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Microsoft Virtual PC allows you to use more than one operating system at once on a Windows PC. This is a great way to keep the computer's main operating system (the "host") safe. There are also many other uses.

Things You'll Need

  • A Computer
  • Windows XP or higher for the host operating system.
  • The operating system install disks (I personally don't like this option. If it were VMWare, then we'll only need to have disk space and not the disks).


  • Download Microsoft Virtual PC off Microsoft's website.
  • Install the program. Note: You must be running Windows XP or higher.
  • Once you start the program, it should ask you to make a virtual machine. If not, click the"New..." button.
  • Click the Create A Virtual Machine Button and click next.
  • Type a name for the machine (like, for example, the operating system you are going to install).
  • Click next.
  • Select the operating system you are going to install. (This sets up the the recommended specs for your virtual machine) If the operating system you are going to install is not there, click "Other".
  • Depending on the operating system you are using, you may want to adjust the amount of RAM it will use. Remember: Don't choose more RAM than your real computer has. The main operating system is still running too. For example, if you have 1 GB (1024 MB) of real RAM, you may want the virtual RAM to be 256 MB. And also, some older operating systems don't support RAM over 512 MB. So it's just a waste to have more than what that operating system supports.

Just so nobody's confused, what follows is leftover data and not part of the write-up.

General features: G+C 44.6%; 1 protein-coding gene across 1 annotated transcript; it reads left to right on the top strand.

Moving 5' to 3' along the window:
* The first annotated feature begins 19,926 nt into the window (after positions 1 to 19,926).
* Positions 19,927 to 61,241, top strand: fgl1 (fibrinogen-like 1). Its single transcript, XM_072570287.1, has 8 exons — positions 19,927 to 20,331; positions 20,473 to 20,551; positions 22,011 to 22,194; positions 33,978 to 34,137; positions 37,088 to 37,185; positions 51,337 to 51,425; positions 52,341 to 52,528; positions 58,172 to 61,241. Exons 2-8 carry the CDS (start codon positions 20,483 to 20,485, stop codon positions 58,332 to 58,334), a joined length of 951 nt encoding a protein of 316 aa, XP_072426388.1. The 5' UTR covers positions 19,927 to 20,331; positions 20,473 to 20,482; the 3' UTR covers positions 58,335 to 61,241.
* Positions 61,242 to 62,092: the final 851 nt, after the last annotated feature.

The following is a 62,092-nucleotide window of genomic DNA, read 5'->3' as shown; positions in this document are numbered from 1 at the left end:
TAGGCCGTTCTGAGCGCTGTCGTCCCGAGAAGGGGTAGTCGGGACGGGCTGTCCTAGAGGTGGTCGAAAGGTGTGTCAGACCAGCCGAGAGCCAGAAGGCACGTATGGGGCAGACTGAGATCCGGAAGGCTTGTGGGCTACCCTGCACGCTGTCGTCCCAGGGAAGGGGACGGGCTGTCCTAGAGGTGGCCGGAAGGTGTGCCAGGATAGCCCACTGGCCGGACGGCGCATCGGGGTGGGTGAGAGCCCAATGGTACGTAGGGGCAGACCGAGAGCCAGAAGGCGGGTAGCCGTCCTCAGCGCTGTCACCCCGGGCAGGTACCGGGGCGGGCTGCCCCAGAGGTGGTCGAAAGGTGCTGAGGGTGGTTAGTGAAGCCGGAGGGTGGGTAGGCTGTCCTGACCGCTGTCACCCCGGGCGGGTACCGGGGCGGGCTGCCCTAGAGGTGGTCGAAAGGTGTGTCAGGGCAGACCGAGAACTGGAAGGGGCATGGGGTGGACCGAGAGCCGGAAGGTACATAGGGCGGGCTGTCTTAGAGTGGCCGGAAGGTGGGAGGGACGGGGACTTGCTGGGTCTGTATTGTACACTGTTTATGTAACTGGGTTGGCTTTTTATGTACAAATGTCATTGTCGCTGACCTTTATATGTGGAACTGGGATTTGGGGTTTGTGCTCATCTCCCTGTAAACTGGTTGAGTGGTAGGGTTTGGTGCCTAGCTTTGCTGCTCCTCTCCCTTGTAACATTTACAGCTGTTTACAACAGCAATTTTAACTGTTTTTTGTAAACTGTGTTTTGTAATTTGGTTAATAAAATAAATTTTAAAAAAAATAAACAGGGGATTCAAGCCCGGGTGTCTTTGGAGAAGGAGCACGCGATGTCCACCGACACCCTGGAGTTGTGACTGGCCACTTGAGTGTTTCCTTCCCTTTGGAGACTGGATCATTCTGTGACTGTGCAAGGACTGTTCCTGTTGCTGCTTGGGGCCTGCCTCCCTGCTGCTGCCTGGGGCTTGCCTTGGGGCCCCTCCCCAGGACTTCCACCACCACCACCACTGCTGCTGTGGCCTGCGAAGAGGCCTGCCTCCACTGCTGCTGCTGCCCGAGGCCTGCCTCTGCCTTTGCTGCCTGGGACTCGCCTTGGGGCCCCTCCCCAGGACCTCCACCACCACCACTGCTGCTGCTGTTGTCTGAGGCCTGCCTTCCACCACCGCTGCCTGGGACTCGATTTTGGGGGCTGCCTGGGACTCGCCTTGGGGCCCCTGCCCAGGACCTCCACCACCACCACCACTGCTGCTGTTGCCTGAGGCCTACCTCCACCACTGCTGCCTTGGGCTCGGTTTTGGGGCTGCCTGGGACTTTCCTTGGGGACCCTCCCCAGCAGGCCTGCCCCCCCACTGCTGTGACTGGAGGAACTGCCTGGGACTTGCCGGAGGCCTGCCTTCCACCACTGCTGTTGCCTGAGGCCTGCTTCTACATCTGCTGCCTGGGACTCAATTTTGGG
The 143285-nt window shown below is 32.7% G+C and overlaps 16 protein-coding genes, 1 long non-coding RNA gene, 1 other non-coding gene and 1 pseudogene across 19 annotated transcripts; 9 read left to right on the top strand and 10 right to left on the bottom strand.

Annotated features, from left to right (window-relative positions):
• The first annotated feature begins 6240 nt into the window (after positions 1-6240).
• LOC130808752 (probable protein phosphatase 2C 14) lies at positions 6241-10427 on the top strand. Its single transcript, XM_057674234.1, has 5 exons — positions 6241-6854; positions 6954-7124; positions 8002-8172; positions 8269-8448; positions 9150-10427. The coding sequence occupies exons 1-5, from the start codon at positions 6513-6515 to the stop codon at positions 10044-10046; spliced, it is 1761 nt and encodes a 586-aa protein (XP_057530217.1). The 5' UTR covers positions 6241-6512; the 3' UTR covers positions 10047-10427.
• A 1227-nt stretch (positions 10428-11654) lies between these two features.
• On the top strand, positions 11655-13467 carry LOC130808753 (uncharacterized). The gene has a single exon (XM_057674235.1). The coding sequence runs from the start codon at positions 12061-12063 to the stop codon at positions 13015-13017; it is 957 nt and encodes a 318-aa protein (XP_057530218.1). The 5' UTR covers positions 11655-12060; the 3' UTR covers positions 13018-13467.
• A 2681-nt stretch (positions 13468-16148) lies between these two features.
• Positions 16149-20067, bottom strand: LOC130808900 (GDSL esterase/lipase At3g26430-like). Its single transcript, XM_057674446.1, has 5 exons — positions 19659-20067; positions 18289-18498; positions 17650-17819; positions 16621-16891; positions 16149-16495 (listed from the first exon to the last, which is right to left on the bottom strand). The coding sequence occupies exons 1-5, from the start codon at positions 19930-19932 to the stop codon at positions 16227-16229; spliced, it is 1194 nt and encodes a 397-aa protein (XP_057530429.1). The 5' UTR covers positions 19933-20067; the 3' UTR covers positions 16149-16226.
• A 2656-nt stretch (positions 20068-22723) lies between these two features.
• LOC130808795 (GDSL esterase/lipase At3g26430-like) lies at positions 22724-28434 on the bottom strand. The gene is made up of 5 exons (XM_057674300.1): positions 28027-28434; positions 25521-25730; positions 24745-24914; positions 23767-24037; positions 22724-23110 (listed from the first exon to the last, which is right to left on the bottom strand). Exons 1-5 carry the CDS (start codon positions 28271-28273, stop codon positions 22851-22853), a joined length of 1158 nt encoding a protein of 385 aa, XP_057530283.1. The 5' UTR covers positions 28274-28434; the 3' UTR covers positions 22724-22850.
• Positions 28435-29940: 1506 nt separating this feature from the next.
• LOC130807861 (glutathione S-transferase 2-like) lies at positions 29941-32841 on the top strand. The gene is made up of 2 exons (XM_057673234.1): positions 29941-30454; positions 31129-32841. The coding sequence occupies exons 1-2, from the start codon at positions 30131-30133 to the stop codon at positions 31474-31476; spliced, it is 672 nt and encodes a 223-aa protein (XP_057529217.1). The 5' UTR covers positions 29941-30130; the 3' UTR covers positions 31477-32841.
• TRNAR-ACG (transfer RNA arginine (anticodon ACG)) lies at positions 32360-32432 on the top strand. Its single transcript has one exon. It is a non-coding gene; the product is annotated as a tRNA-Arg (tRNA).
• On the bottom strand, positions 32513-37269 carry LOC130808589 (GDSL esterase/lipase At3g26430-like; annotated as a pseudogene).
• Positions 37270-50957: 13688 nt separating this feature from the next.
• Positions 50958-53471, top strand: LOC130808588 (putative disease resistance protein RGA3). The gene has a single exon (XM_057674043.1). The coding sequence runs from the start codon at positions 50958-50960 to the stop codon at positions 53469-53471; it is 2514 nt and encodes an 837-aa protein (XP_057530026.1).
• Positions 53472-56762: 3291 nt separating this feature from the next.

• Click "A New Virtual Hard Disk" and click next. Now you get to choose where to put the Virtual Hard Disk. Usually the default is fine. Also set the size of your hard drive in megabytes (1024 Megabytes = 1 Gigabyte).
  • Finish the wizard. You should see something new in the Virtual PC Console box. It should have your virtual PC.
  • Click on it and click "Start". You should see a bunch of lines of text, similar to the lines you see when you first start your computer.
  • Insert the install disk for your operating system.
  • Follow the directions on the install disk for your operating system. (If you get bored while
  • it's installing, and you can't move the mouse out of the windows, hold the right Alt key and drag it out of the operating system's box. The install will keep proceeding as normal). If done properly, the install should go smoothly. If it asks you to restart the computer, hold the right Alt key and press R. When the virtual system asks to restart, just restart the virtual system, not the real computer. The system should boot just as you were using it as a real computer.
  • Congratulations, you set up your first virtual system!


  • If the system seems sluggish and you are using a laptop, plug the laptop in. Many laptops reduce their processor speed to maximize battery life.
  • If you are installing Windows 95, the system will not always start properly. If this is the case, keep restarting the virtual PC until it starts (If you do not do anything with the computer while the computer is in the boot screen, it increases your success rate).
  • Virtual PC can can be used to check if a program works on a old version of Windows or just for nostalgic reason like to see what an old version of Windows was like.
  • Explore! You really can't mess up the main operating system. The host and the guest systems are totally separate from each other.
  • The 'emulation' Virtual PC uses does not emulate most processor technologies (certain operating systems like Linux may not run).

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